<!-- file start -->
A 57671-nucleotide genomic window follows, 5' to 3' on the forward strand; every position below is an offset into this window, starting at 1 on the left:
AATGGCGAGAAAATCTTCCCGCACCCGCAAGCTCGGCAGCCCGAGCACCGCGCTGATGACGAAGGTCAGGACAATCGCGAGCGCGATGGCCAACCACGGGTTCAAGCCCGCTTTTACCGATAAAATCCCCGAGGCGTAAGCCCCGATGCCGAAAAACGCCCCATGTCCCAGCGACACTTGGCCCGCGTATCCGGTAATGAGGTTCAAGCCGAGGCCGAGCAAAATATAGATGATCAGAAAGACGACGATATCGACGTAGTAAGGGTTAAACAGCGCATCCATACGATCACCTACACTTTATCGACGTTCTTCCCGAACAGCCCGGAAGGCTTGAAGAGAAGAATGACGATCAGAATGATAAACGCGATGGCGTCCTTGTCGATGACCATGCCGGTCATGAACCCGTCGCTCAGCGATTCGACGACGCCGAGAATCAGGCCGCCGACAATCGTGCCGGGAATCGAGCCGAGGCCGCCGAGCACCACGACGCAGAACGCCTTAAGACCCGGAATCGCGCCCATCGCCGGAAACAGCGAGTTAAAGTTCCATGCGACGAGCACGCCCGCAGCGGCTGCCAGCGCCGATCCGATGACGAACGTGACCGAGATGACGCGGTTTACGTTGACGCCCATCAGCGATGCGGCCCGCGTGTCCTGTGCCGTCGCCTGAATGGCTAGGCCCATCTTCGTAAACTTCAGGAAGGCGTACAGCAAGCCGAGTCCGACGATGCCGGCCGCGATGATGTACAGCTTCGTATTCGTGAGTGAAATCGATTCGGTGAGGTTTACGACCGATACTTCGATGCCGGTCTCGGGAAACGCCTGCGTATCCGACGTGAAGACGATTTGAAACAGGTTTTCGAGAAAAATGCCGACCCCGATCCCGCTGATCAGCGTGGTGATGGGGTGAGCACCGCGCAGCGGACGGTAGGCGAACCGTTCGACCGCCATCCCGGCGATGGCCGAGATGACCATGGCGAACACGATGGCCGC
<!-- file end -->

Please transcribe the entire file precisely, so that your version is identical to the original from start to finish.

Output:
A 57671-nucleotide genomic window follows, 5' to 3' on the forward strand; every position below is an offset into this window, starting at 1 on the left:
AATGGCGAGAAAATCTTCCCGCACCCGCAAGCTCGGCAGCCCGAGCACCGCGCTGATGACGAAGGTCAGGACAATCGCGAGCGCGATGGCCAACCACGGGTTCAAGCCCGCTTTTACCGATAAAATCCCCGAGGCGTAAGCCCCGATGCCGAAAAACGCCCCATGTCCCAGCGACACTTGGCCCGCGTATCCGGTAATGAGGTTCAAGCCGAGGCCGAGCAAAATATAGATGATCAGAAAGACGACGATATCGACGTAGTAAGGGTTAAACAGCGCATCCATACGATCACCTACACTTTATCGACGTTCTTCCCGAACAGCCCGGAAGGCTTGAAGAGAAGAATGACGATCAGAATGATAAACGCGATGGCGTCCTTGTCGATGACCATGCCGGTCATGAACCCGTCGCTCAGCGATTCGACGACGCCGAGAATCAGGCCGCCGACAATCGTGCCGGGAATCGAGCCGAGGCCGCCGAGCACCACGACGCAGAACGCCTTAAGACCCGGAATCGCGCCCATCGCCGGAAACAGCGAGTTAAAGTTCCATGCGACGAGCACGCCCGCAGCGGCTGCCAGCGCCGATCCGATGACGAACGTGACCGAGATGACGCGGTTTACGTTGACGCCCATCAGCGATGCGGCCCGCGTGTCCTGTGCCGTCGCCTGAATGGCTAGGCCCATCTTCGTAAACTTCAGGAAGGCGTACAGCAAGCCGAGTCCGACGATGCCGGCCGCGATGATGTACAGCTTCGTATTCGTGAGTGAAATCGATTCGGTGAGGTTTACGACCGATACTTCGATGCCGGTCTCGGGAAACGCCTGCGTATCCGACGTGAAGACGATTTGAAACAGGTTTTCGAGAAAAATGCCGACCCCGATCCCGCTGATCAGCGTGGTGATGGGGTGAGCACCGCGCAGCGGACGGTAGGCGAACCGTTCGACCGCCATCCCGGCGATGGCCGAGATGACCATGGCGAACACGATGGCCGC